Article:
How bald men are wig'ng it
For others, a bald head is something they inherit at an early age and there seems to be no help in sight.
Wig guru, Patrick Missile, who is known for creating magnificent wigs for the likes of Bonang Matheba, Minnie Dlamini, and Khanyi Mbau saw a gap in the market for wigs that are created specifically for men. While his business booms, it’s also an act of kindness because men no longer have to suffer in silence because they have little to no hair.
Although Missile introduced male weaves about three years ago, it is only now that more black men are starting to wear them with pride.
“I’m excited that we as black males are improving in terms of our looks. We accepted the weave trend very positively, not in a discriminating way.
“People are really on it, there is progress. We have people travelling from all over Africa and South African to get their hair done,” says Missile.
The wig guru, Patrick Missile.
Travelling from Limpopo to get his hair done at Pat Perfect Beauty Palace in Centurion is Paul Kupa, who had no trouble with his hair until his mid-20s.
“Growing up, I used to have hair and liked s-curl so much until I reached my 20s and I started losing my hair.
“On Facebook I saw people talking about male weaves and decided to give it a shot, and I’m glad I did because it has boosted my confidence,” said Kupa.
Missile, who is used to glamming up the stars, usually designs weaves for actors who need hair for particular roles.
He suggests that people let their side hair grow, and only fill the middle to make it look as real as possible.
“For the middle, I look for the good texture of hair that will correspond properly with their natural hair. I create a base for the centre part where there is no hair to stick the extensions.
“And for those with short hair, I use their hair as support so the scalp can still breathe. Male extensions are very strong and one can even swim with them.”
Oupa Kupa after installing the extensions.
Missile has made weaves for local musicians such as KO and Theo of Boom Shaka, to name but a few. Not just a wig designer, he also makes beards, eyebrows, and moustaches.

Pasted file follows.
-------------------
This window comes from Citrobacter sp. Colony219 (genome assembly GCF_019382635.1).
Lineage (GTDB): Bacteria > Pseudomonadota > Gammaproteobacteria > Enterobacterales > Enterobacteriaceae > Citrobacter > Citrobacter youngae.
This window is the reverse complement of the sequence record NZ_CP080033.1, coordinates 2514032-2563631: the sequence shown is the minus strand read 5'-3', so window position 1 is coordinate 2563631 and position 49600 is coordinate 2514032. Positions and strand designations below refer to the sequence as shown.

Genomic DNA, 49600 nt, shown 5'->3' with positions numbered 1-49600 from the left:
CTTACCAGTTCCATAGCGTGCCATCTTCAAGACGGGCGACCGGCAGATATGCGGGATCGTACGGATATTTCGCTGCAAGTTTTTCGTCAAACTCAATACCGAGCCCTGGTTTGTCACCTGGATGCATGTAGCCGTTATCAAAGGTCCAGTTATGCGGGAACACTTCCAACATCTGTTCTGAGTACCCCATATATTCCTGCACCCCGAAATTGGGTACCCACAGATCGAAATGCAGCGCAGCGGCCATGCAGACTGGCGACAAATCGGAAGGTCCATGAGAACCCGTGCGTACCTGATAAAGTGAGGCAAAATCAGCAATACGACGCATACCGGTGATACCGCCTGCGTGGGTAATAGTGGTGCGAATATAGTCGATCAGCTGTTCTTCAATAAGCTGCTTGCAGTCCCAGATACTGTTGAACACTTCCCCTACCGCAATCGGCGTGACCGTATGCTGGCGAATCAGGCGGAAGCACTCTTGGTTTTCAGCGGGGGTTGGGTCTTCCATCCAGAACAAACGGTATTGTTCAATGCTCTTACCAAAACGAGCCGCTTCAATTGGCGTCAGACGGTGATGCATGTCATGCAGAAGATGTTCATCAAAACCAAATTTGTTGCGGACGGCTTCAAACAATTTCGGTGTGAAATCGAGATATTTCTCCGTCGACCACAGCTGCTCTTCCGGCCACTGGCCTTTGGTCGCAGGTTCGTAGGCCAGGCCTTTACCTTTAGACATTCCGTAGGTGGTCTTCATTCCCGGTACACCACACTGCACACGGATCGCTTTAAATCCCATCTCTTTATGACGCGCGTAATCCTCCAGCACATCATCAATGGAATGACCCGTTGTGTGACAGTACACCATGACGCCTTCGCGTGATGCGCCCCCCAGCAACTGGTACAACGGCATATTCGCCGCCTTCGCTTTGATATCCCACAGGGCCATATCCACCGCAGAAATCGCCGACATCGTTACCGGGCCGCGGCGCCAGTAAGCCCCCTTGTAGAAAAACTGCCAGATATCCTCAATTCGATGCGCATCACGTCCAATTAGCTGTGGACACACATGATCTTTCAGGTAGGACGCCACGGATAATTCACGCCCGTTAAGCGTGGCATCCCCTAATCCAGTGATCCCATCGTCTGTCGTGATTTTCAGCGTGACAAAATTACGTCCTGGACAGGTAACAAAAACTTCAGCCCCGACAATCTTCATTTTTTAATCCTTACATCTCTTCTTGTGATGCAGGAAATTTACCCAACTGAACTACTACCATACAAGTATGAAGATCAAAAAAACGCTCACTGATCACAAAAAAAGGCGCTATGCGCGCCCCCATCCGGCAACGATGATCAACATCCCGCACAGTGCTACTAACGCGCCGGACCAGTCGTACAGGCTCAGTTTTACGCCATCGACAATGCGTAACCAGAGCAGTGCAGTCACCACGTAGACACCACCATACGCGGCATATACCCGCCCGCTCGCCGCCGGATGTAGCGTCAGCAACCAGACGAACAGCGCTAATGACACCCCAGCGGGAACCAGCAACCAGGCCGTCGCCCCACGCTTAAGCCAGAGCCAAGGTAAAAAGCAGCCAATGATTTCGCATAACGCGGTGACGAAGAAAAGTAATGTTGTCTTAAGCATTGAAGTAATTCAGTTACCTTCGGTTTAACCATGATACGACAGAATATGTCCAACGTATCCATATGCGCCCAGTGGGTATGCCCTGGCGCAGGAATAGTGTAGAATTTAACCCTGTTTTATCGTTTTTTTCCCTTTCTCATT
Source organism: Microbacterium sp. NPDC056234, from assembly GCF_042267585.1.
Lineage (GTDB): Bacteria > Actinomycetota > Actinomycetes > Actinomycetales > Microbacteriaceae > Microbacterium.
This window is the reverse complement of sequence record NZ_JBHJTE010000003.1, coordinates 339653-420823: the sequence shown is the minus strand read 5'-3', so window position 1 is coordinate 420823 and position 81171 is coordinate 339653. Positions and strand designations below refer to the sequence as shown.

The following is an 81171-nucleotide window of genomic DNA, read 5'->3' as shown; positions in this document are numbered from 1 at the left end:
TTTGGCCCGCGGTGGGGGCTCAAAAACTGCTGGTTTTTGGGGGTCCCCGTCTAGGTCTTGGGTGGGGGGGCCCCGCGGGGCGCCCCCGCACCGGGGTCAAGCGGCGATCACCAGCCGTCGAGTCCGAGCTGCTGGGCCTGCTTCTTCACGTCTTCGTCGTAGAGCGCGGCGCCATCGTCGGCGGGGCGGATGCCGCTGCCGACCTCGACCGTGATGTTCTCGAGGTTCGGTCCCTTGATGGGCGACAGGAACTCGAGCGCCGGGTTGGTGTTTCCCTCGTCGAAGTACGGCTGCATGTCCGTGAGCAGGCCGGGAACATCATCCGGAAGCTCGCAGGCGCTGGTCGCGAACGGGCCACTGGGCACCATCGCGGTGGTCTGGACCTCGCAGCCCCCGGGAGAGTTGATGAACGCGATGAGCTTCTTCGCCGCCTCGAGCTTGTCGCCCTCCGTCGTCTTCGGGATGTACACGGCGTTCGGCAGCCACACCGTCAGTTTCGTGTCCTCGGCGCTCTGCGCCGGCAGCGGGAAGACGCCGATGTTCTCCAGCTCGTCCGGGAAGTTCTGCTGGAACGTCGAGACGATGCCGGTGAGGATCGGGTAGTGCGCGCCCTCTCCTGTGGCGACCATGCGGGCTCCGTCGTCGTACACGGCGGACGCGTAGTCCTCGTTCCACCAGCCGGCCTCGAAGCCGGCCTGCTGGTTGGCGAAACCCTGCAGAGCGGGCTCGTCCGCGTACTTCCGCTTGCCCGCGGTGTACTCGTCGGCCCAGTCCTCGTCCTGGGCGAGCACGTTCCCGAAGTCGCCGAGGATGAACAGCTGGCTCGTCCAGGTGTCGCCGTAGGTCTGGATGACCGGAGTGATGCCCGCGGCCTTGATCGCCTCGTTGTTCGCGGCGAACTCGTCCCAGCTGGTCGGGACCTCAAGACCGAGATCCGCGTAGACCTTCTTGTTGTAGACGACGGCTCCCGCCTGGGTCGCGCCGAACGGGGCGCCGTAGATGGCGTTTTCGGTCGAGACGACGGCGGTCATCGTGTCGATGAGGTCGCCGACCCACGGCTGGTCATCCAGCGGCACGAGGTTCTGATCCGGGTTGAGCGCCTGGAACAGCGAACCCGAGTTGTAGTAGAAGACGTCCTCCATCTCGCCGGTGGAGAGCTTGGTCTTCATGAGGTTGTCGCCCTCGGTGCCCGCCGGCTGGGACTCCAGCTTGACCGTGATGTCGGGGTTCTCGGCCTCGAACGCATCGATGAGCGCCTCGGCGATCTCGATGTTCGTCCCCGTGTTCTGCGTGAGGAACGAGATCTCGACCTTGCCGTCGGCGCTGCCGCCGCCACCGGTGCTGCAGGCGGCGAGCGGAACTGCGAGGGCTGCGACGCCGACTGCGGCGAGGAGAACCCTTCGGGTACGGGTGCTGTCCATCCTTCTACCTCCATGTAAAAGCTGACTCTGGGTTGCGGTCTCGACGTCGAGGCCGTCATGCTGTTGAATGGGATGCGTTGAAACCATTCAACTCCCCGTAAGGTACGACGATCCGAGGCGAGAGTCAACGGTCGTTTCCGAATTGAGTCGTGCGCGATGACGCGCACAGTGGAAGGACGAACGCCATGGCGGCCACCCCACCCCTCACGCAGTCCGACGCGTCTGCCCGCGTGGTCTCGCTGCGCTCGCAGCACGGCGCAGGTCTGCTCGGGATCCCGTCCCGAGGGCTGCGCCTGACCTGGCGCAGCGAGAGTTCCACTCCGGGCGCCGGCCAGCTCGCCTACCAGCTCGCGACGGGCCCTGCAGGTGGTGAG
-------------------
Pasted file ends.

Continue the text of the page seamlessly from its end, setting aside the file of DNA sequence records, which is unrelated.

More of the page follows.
“As a wig designer, I design wigs from scratch. Anything regarding hair, I design. I make beards, eyebrows, moustaches, all those things.”
However, he doesn’t suggest putting on a beard or moustache unless it’s for work purposes or a special event.
“I don’t suggest wearing a beard as we do with weaves. The skin on our faces is sensitive and wearing a handmade beard may cause irritation which is why I make beards for actors who want them for a certain role, or for someone who’s attending a special event such as a wedding, just to have a more mature look. I don’t do them for everyday wear,” says Missile.
Missile is a hairstylist from the Democratic Republic of Congo who came to South Africa in 2007 to launch his business. He has since made a name for himself as one of the most trusted stylists when it comes to hair.
“Being a stylist is something I was meant for. I was born in a family with a lot of girls and I loved supporting them in terms of advice about beauty and hairstyles.
“When I started it was not easy, like any other career, especially here in South Africa.
“There were a lot of ladies with chiskop, and guys even more. I started off in Yeoville because I didn’t know the country and most of our people stay there. I had to familiarise myself with the new environment and learn proper English. In like seven months.
“I then worked at a salon where I started using my beauty skills,” says Missile.
To see more of Patrick Missile’s work, check out his Instagram @pat_perfect_beauty_palace.